Tax and starting work


Most employees pay tax through the PAYE (Pay As You Earn) system. This means that your employer deducts the tax you owe directly from your wages and pays this tax directly to Revenue.

You will also pay social insurance (PRSI) and the Universal Social Charge on your income.

If you are starting to work for yourself, there are different tax rules for self-employed people.

Starting work

It is important to make sure that your taxes are handled right from the start and that your new employer deducts the correct amount of tax from your pay.

Tell Revenue as soon as possible after you accept a job offer, or you may have to pay emergency tax (see more below). You should do this even if it is a part-time or temporary job.

Revenue will send a Revenue payroll notification (RPN) to your new employer. The RPN tells your employer how much income tax and Universal Social Charge (USC) to deduct from your pay.

How to register your new job

Where your new employer does not notify Revenue that you have started, you can use myAccount to register your new job.

To register the details of your new job with Revenue you first register for myAccount.

Once you have received your password for myAccount, go to PAYE Services and select ‘Update Job or Pension Details’.

To add a new job you will need:

  1. Your new employer's tax registration number
  2. The date your job starts and how often you will be paid
  3. To provide an estimate of your overall income

If you have recently moved to Ireland, you will need to give some extra details, for example, your arrival date.

You only need to register your first job with the Jobs and Pensions section of Revenue’s myAccount.

If you change job, you no longer need to register your new job or pension.

What do I have to pay tax on?

You must pay tax is payable on all earnings and most benefits from employment. This includes, for example, bonuses, overtime, non-cash pay or benefit-in-kind (such as the use of company car).

Pay for working extra hours (overtime) or bonuses, is included as part of your taxable pay.

Some income may be exempt from tax.

Tax rate bands

The tax rate band is the amount of income that will be taxed at a particular percentage (tax rate).

Your income up to a certain limit is taxed at the ‘standard rate’ of tax, which is 20%. This is known as the standard rate band. Any income above the standard rate band is taxed at the higher rate of tax, which is 40%.

The amount of your tax rate band is dependent on your personal circumstances, for example single, married or widowed.

You can find your rate band for the current year on Revenue’s website.

Read more about how your tax is calculated.

Tax credits

Tax credits reduce the amount of tax you must pay. After your tax has been calculated, the amount of the tax credit is deducted from the tax you owe.

You may be entitled to various tax credits depending on your personal circumstances. You can get more information about the different types of tax credits and reliefs and the tax reliefs available for people with disabilities.

When you have registered the details of your new job, Revenue will send your employer a Tax Credit Certificate showing the tax credits that your employer deducts from your tax bill.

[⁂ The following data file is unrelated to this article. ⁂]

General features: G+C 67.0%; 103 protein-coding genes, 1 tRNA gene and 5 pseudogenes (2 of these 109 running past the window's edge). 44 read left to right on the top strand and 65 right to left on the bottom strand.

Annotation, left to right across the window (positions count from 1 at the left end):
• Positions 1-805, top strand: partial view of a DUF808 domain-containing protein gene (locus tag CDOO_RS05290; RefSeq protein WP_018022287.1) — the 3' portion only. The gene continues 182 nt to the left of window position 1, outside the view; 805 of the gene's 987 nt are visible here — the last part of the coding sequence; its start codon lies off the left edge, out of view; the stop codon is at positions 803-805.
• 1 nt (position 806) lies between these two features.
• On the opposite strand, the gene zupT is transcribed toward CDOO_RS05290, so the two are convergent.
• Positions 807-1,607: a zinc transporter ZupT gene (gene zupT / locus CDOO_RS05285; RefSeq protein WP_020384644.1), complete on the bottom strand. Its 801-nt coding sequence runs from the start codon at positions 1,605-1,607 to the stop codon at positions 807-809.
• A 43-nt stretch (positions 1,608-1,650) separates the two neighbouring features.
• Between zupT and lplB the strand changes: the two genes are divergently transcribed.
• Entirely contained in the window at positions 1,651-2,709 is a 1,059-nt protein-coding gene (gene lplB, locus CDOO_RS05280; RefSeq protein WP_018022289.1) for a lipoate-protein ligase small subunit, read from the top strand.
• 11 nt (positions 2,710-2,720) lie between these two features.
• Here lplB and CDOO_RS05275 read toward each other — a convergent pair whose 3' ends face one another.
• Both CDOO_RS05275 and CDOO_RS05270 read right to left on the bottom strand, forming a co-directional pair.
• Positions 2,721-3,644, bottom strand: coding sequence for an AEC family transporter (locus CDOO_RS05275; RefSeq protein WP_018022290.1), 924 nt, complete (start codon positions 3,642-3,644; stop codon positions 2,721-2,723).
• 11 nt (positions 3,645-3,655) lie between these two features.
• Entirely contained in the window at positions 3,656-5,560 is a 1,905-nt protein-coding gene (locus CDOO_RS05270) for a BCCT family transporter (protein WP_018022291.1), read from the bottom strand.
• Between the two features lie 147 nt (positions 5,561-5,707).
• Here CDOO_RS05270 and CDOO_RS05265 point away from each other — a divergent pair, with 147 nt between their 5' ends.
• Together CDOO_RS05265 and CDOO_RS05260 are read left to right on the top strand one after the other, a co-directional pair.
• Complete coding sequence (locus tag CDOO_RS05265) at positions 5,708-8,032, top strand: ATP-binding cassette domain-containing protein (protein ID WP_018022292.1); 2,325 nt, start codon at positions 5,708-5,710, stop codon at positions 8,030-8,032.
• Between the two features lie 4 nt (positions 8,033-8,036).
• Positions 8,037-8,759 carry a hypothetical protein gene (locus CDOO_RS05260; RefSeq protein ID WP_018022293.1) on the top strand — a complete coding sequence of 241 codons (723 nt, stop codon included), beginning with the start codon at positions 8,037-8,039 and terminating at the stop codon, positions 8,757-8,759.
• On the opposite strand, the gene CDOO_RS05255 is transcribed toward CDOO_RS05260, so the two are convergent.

You can view your tax credit certificate and claim any extra tax credits you may be due through the PAYE Services section in your myAccount Service.

Details of all the main tax allowances and reliefs are available from Revenue.

Social insurance (PRSI)

Most employers and employees (between the ages of 16 and 66) pay social insurance (PRSI) contributions to the National Social Insurance Fund. PRSI helps pay for social welfare benefits and pensions.

You must give your new employer of your Personal Public Service number (PPS number). This will make sure your combined social welfare contributions are recorded and protect your entitlement to benefits and pensions in the future. You can find more information about social insurance (PRSI).

How to avoid emergency tax

You may be taxed temporarily called emergency tax if you are changing jobs or starting work for the first time and your new employer does not get your RPN.

You gave your employer your PPS number

You get a tax cut-off point for the first month, based on the single - person tax cut-off point for the year.

Your income is taxed at the standard rate (20%) until week 4 and at the higher rate (40%) from week 5 on.

You didn’t give your employer your PPS number

You are taxed at the higher rate (40%) with no tax credits until you give your employer your PPS number.

You can check Revenue’s current emergency tax and USC rates (pdf).

Avoid paying emergency tax

To avoid paying emergency tax you should:

Starting a second job

If you take on a second job, you can divide your tax credits and rate band between your employers.

Each employer will then receive a Revenue Payroll Notification which instructs them on the correct deductions to make for you. See Revenue's information on what to do if you get a second job.

More information

For more information and support, see the Revenue myAccount help guides.

If you are unable to use online services, you can contact your tax office for help.

Find out about how to apply for a Personal Public Service Number (PPS number).

You can read more about tax and starting work on the Revenue website.

Page edited: 29 September 2023